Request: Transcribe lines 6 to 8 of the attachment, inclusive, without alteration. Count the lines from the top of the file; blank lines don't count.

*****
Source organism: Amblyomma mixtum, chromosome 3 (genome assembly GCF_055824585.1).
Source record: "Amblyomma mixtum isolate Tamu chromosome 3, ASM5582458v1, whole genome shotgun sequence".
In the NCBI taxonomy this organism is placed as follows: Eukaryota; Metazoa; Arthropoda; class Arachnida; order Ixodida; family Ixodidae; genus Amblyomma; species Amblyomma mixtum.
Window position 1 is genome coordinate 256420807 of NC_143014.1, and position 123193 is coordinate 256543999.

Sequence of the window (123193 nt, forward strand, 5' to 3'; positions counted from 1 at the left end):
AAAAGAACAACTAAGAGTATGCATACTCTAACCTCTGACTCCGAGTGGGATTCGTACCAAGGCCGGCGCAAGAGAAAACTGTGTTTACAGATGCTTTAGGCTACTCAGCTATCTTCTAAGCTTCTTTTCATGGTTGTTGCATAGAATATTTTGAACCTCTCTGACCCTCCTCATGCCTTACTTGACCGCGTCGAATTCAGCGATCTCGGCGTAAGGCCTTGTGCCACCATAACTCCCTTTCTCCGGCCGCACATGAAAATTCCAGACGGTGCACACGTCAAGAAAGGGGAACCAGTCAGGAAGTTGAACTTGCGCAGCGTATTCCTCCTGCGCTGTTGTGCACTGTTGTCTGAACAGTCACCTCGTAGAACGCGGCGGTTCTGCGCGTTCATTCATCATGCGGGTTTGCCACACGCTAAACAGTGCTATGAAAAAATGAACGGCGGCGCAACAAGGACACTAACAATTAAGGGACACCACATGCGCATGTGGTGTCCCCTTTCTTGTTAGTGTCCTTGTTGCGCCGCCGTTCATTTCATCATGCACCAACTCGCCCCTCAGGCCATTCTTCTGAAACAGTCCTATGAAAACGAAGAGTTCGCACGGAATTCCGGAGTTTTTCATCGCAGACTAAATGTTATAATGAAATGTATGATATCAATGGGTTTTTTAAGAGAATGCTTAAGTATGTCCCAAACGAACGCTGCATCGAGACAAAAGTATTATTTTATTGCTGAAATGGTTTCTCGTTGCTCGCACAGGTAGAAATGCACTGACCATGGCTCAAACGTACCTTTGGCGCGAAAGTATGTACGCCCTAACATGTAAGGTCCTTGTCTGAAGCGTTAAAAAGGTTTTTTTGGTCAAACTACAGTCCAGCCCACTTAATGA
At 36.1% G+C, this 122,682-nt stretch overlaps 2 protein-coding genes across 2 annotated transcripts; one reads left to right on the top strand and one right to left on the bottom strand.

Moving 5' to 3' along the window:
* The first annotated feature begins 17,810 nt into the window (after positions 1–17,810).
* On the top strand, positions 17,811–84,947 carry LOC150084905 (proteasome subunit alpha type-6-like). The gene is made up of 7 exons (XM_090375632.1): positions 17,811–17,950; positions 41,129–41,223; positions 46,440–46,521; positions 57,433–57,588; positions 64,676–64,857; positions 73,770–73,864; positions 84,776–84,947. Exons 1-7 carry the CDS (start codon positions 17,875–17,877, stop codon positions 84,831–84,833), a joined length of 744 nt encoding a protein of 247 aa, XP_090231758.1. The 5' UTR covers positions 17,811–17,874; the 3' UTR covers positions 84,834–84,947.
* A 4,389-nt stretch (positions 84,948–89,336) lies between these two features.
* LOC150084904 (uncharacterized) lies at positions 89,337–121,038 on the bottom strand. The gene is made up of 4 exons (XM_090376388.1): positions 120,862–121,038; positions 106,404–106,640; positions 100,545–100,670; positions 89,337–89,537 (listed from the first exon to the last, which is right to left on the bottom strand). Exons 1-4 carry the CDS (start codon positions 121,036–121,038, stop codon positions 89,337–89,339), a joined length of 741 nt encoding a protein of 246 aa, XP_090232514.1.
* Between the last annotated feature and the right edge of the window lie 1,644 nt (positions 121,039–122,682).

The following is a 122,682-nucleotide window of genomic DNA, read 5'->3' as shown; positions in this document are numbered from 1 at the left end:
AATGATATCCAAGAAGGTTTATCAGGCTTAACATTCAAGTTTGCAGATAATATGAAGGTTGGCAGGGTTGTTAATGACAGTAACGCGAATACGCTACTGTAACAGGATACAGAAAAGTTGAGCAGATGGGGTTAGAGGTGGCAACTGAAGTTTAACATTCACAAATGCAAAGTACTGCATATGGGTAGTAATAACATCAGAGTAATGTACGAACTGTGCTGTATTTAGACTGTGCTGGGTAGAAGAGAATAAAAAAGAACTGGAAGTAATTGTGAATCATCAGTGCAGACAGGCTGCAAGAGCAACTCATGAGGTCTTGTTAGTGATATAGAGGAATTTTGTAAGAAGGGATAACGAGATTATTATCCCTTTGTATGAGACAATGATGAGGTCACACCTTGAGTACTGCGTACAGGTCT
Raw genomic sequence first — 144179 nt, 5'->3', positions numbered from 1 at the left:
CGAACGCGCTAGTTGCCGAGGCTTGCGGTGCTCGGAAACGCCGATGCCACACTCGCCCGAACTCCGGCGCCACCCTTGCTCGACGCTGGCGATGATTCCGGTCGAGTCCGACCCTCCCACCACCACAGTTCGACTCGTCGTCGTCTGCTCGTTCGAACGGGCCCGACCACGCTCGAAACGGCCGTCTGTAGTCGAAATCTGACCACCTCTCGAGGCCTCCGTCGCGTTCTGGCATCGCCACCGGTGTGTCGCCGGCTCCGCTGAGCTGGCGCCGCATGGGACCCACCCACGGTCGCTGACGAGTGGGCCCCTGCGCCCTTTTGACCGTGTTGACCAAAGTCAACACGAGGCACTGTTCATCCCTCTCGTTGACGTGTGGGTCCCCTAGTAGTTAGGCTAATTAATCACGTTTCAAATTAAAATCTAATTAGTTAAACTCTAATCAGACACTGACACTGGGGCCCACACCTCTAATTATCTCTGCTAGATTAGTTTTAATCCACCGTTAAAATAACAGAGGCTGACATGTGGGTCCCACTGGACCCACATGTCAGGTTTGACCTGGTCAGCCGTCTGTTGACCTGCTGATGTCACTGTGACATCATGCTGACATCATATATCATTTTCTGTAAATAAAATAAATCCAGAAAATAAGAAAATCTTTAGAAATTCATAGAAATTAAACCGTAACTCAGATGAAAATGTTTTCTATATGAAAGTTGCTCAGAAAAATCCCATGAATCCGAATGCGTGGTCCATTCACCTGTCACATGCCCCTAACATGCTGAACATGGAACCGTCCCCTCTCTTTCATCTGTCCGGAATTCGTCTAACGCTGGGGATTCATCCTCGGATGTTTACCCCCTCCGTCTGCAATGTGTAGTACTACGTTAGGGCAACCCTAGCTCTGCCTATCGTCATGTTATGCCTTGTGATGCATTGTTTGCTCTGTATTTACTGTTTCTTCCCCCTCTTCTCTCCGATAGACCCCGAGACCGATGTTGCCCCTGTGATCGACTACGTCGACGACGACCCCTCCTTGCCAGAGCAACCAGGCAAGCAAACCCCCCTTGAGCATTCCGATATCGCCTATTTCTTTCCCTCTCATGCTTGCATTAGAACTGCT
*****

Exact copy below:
AAAAGAACAACTAAGAGTATGCATACTCTAACCTCTGACTCCGAGTGGGATTCGTACCAAGGCCGGCGCAAGAGAAAACTGTGTTTACAGATGCTTTAGGCTACTCAGCTATCTTCTAAGCTTCTTTTCATGGTTGTTGCATAGAATATTTTGAACCTCTCTGACCCTCCTCATGCCTTACTTGACCGCGTCGAATTCAGCGATCTCGGCGTAAGGCCTTGTGCCACCATAACTCCCTTTCTCCGGCCGCACATGAAAATTCCAGACGGTGCACACGTCAAGAAAGGGGAACCAGTCAGGAAGTTGAACTTGCGCAGCGTATTCCTCCTGCGCTGTTGTGCACTGTTGTCTGAACAGTCACCTCGTAGAACGCGGCGGTTCTGCGCGTTCATTCATCATGCGGGTTTGCCACACGCTAAACAGTGCTATGAAAAAATGAACGGCGGCGCAACAAGGACACTAACAATTAAGGGACACCACATGCGCATGTGGTGTCCCCTTTCTTGTTAGTGTCCTTGTTGCGCCGCCGTTCATTTCATCATGCACCAACTCGCCCCTCAGGCCATTCTTCTGAAACAGTCCTATGAAAACGAAGAGTTCGCACGGAATTCCGGAGTTTTTCATCGCAGACTAAATGTTATAATGAAATGTATGATATCAATGGGTTTTTTAAGAGAATGCTTAAGTATGTCCCAAACGAACGCTGCATCGAGACAAAAGTATTATTTTATTGCTGAAATGGTTTCTCGTTGCTCGCACAGGTAGAAATGCACTGACCATGGCTCAAACGTACCTTTGGCGCGAAAGTATGTACGCCCTAACATGTAAGGTCCTTGTCTGAAGCGTTAAAAAGGTTTTTTTGGTCAAACTACAGTCCAGCCCACTTAATGA
At 36.1% G+C, this 122,682-nt stretch overlaps 2 protein-coding genes across 2 annotated transcripts; one reads left to right on the top strand and one right to left on the bottom strand.

Moving 5' to 3' along the window: